Any teeth with pulp exposure, dilated pulp chambers or a periapical lucency should be treated and there is a likelihood that this tooth may be painful to a pet. There are multiple treatment options, although “leaving it alone,” is not in the pet’s best interest.

Saving the Tooth
The option to save the tooth involves endodontic or root canal therapy. First the tooth is evaluated to make sure there is no concurrent disease of the tooth. This includes periodontal disease, fractures below the gum line or advanced destruction of the tooth root. The tooth root must also be mature enough to be treated with endodontic therapy. Endodontic therapy involves cleaning out the pulp chamber of the tooth with a combination of filing and flushing with a disinfectant. Next the tooth is filled with a sealant to prevent the leakage of bacteria through the canal of the tooth. Finally, a filling, or “restoration,” is placed on the opening of the tooth to also prevent bacterial leakage into the pulp chamber. If performed correctly, endodontic therapy is highly effective at salvaging broken teeth with pulp exposure. Endodontic therapy does require follow up care with dental x-rays to make sure the therapy is successful and that the restorations remain intact.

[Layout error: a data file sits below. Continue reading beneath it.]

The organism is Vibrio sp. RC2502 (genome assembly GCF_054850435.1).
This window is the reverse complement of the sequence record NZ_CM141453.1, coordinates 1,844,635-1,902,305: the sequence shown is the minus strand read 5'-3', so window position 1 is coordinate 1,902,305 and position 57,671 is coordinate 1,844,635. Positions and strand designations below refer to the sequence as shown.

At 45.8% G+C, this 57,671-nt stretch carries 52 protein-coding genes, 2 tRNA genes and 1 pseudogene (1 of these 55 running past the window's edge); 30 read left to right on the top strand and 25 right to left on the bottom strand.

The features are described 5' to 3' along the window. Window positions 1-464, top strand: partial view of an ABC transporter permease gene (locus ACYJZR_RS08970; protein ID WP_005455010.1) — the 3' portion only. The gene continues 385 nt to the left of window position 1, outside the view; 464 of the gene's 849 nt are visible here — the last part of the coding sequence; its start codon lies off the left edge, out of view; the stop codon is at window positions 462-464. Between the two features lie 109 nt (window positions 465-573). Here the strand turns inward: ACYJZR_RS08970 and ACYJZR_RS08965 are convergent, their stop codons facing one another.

If a fractured tooth is immature, the root is not fully developed, and the fracture is very recent, then a broken tooth may be treated with a procedure called a vital pulpotomy and direct pulp capping. The goal of this procedure is to keep the tooth alive long enough to allow the tooth to mature to a point where endodontic therapy can be performed. If the fracture is not very recent, then a procedure called apexogenesis may be performed to encourage enough maturation of the tooth root to perform endodontic therapy.